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Open Access Highly Accessed Research article

The taming of an impossible child: a standardized all-in approach to the phylogeny of Hymenoptera using public database sequences

Ralph S Peters1*, Benjamin Meyer2, Lars Krogmann3, Janus Borner4, Karen Meusemann1, Kai Schütte5, Oliver Niehuis1 and Bernhard Misof1

Author affiliations

1 Zoologisches Forschungsmuseum Alexander Koenig, Adenauerallee 160, D-53113 Bonn, Germany

2 Institut für Systemische Neurowissenschaften, Universitätsklinikum Hamburg-Eppendorf, Martinistrasse 52, D-20246 Hamburg, Germany

3 Staatliches Museum für Naturkunde Stuttgart, Rosenstein 1, D-70191 Stuttgart, Germany

4 Zoologisches Institut der Universität Hamburg, Martin-Luther-King-Platz 3, D-20146 Hamburg, Germany

5 Zoologisches Museum Hamburg, Martin-Luther-King-Platz 3, D-20146 Hamburg, Germany

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Citation and License

BMC Biology 2011, 9:55  doi:10.1186/1741-7007-9-55

Published: 18 August 2011

Abstract

Background

Enormous molecular sequence data have been accumulated over the past several years and are still exponentially growing with the use of faster and cheaper sequencing techniques. There is high and widespread interest in using these data for phylogenetic analyses. However, the amount of data that one can retrieve from public sequence repositories is virtually impossible to tame without dedicated software that automates processes. Here we present a novel bioinformatics pipeline for downloading, formatting, filtering and analyzing public sequence data deposited in GenBank. It combines some well-established programs with numerous newly developed software tools (available at http://software.zfmk.de/ webcite).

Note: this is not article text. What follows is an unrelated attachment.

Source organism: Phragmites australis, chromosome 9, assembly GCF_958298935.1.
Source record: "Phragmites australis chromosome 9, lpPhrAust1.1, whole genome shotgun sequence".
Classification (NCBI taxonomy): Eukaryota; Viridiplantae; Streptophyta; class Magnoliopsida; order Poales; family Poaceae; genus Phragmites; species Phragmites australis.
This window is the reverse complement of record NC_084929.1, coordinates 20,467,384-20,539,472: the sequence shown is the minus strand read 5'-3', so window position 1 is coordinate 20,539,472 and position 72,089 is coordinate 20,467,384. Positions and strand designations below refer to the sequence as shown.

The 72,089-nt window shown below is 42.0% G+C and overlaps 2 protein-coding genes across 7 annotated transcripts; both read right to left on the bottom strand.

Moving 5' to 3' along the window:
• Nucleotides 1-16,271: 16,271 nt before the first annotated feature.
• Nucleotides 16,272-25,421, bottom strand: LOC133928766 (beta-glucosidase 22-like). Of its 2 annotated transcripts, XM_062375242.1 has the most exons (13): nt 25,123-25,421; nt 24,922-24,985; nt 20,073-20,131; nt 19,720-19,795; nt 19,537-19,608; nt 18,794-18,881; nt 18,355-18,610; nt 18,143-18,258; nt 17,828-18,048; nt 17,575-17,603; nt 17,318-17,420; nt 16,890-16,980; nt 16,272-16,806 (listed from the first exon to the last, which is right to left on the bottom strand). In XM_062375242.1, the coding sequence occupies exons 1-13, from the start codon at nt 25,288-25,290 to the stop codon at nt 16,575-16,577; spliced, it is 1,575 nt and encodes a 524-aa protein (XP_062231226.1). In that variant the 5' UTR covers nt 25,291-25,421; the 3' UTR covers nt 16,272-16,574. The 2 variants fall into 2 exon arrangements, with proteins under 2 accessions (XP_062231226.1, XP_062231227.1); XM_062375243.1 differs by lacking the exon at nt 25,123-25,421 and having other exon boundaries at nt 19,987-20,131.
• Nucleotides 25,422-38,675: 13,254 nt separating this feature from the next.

Results

We used the bioinformatics pipeline to investigate the phylogeny of the megadiverse insect order Hymenoptera (sawflies, bees, wasps and ants) by retrieving and processing more than 120,000 sequences and by selecting subsets under the criteria of compositional homogeneity and defined levels of density and overlap. Tree reconstruction was done with a partitioned maximum likelihood analysis from a supermatrix with more than 80,000 sites and more than 1,100 species. In the inferred tree, consistent with previous studies, "Symphyta" is paraphyletic. Within Apocrita, our analysis suggests a topology of Stephanoidea + (Ichneumonoidea + (Proctotrupomorpha + (Evanioidea + Aculeata))). Despite the huge amount of data, we identified several persistent problems in the Hymenoptera tree. Data coverage is still extremely low, and additional data have to be collected to reliably infer the phylogeny of Hymenoptera.

Conclusions

While we applied our bioinformatics pipeline to Hymenoptera, we designed the approach to be as general as possible. With this pipeline, it is possible to produce phylogenetic trees for any taxonomic group and to monitor new data and tree robustness in a taxon of interest. It therefore has great potential to meet the challenges of the phylogenomic era and to deepen our understanding of the tree of life.